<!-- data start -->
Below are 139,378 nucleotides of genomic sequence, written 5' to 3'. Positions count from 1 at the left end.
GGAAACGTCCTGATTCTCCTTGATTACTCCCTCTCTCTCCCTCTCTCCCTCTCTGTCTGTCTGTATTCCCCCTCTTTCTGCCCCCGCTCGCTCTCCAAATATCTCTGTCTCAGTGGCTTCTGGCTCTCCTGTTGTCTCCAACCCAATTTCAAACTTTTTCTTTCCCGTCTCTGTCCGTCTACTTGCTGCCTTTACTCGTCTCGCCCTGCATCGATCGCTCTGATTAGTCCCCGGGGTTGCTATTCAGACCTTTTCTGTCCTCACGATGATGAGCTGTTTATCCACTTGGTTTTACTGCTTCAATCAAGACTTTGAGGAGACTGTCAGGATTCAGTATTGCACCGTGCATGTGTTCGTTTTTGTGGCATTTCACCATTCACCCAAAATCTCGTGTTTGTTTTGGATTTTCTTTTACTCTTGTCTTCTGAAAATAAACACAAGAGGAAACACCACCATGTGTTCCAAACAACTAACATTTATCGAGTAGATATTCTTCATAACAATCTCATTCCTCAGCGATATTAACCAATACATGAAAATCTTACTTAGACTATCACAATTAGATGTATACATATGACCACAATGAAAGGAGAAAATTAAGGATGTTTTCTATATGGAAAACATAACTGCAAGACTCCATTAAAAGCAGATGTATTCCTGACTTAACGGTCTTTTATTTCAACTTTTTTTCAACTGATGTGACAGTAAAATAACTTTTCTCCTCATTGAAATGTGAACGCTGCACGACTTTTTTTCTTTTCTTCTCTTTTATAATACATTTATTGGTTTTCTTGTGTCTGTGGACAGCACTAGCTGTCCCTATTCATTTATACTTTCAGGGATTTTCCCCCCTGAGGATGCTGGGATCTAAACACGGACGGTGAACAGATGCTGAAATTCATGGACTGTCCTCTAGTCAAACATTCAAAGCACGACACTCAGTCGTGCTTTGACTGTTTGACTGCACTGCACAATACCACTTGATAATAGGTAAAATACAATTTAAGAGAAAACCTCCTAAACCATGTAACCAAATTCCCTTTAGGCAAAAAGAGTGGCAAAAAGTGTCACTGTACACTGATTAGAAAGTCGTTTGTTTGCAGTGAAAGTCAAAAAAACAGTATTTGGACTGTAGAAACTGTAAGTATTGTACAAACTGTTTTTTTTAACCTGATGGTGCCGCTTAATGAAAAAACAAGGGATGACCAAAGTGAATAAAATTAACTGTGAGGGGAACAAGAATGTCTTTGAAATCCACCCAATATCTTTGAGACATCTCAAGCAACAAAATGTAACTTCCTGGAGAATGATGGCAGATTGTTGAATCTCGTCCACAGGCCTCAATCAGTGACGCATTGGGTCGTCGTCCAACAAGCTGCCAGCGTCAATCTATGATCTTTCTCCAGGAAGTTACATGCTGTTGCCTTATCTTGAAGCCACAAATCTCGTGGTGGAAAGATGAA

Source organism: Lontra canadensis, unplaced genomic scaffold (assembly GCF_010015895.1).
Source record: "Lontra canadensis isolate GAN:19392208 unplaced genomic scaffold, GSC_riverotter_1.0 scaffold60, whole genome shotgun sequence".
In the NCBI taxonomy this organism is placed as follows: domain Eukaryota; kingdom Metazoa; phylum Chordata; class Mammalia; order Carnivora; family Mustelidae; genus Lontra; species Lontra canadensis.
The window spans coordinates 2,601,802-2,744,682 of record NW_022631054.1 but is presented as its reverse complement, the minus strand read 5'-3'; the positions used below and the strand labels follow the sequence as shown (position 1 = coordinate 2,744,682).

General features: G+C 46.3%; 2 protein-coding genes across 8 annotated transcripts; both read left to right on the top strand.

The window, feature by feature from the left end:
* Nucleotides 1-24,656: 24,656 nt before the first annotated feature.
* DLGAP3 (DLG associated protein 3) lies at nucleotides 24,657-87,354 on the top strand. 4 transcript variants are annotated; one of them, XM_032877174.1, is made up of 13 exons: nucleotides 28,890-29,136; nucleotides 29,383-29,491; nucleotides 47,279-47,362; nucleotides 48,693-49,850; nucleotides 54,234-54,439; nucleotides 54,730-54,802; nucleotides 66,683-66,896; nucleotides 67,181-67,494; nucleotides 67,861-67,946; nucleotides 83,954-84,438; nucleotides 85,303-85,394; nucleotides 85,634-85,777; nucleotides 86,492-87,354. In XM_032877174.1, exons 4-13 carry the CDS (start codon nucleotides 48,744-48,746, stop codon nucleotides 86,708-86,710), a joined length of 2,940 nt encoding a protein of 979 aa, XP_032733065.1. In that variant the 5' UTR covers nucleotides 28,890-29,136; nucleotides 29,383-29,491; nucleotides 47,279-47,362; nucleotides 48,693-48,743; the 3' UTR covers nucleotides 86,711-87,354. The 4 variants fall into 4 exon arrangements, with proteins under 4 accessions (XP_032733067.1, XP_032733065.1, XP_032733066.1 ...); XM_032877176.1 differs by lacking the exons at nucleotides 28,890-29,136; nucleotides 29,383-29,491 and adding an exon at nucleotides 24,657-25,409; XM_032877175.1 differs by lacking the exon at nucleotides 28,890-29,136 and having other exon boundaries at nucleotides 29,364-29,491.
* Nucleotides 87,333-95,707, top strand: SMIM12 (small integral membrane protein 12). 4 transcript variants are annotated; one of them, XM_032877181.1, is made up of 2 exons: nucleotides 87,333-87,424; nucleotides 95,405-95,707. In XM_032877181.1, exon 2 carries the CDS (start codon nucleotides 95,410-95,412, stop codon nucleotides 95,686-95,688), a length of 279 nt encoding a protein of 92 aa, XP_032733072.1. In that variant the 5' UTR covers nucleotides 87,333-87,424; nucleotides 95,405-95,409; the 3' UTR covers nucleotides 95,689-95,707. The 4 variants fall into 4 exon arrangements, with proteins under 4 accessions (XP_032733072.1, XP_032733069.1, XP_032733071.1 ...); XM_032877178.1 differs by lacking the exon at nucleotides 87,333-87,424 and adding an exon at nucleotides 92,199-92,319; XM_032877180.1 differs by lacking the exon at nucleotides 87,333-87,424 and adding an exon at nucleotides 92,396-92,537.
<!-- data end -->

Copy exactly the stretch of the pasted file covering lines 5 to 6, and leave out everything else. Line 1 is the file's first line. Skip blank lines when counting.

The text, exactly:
In the NCBI taxonomy this organism is placed as follows: domain Eukaryota; kingdom Metazoa; phylum Chordata; class Mammalia; order Carnivora; family Mustelidae; genus Lontra; species Lontra canadensis.
The window spans coordinates 2,601,802-2,744,682 of record NW_022631054.1 but is presented as its reverse complement, the minus strand read 5'-3'; the positions used below and the strand labels follow the sequence as shown (position 1 = coordinate 2,744,682).